Soy diet to reduce risk of osteoporosis
This is what the researchers from the University of Hull will be presenting to the Society for Endocrinology, annual conference being held in Edinburgh this week.
Osteoporosis, meaning “porous bone”, is a disease that affects a third of women worldwide and one in five men over 50. The disease increases the risk of bone fracture through reducing the density and quality of the bone.
Osteoporosis is responsible for nearly nine million fractures per year.
Soybeans are rich in the compound isoflavone. This gained scientific attention due to the chemical structure of the compound being similar to estrogen, the hormone that is known to protect against bone loss. This has led researchers to explore the suggestion that the estrogen-like structure of isoflavones may have a similar effect on the body.
The study consisted of 200 women going through early menopause and put them into two groups. In the first group, the women were asked to take a daily supplement combination of 66mg isoflavones with 30g soy protein. In the second group, the women were also asked to take a daily supplement of 30g soy protein, but no isoflavones.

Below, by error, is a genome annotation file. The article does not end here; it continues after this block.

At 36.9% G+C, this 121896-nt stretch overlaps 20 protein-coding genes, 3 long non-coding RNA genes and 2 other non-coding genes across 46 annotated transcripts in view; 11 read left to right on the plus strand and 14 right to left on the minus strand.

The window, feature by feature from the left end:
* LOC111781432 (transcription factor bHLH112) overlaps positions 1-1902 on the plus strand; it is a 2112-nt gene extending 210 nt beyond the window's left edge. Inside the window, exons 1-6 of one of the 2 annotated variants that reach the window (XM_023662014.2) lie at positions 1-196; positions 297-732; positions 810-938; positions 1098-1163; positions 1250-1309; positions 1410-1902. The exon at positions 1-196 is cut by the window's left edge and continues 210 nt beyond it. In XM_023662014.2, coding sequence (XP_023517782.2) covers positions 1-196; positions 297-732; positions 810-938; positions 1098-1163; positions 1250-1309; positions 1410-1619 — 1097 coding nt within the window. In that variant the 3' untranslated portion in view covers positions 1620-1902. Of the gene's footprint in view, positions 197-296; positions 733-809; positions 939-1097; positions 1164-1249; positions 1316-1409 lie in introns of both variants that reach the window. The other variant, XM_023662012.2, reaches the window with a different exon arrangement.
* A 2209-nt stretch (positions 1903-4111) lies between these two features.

The study had the women taking the supplements over a six-month period. During this time they gave blood samples, allowing the researchers to “measure markers of bone turnover”.
One of these markers is the protein BCTX, which marks the process of bone break down and the releasing of its minerals into the blood stream.
The results of the study showed that the women who took both soy protein and isoflavones had significantly lower levels of BCTX than those only taking the soy protein supplement. These findings suggest the women taking the combined-supplement were experiencing a lower rate of bone loss and so, a lower risk of developing osteoporosis.
Dr. Thozhukat Sathyapalan from the department of academic cardiology at Hull said, “We found that soy protein and isoflavones are a safe and effective option for improving bone health in women during early menopause.”
“The actions of soy appear to mimic that of conventional osteoporosis medication.”
Dr. Sathyapalan suggested that a Western diet rich in soybean foods could be the way to lower the risk of women developing osteoporosis.
Researchers continue to study to effects of soy protein and isoflavones, with plans to look further into the long-term benefits and any other health benefits they may bring.
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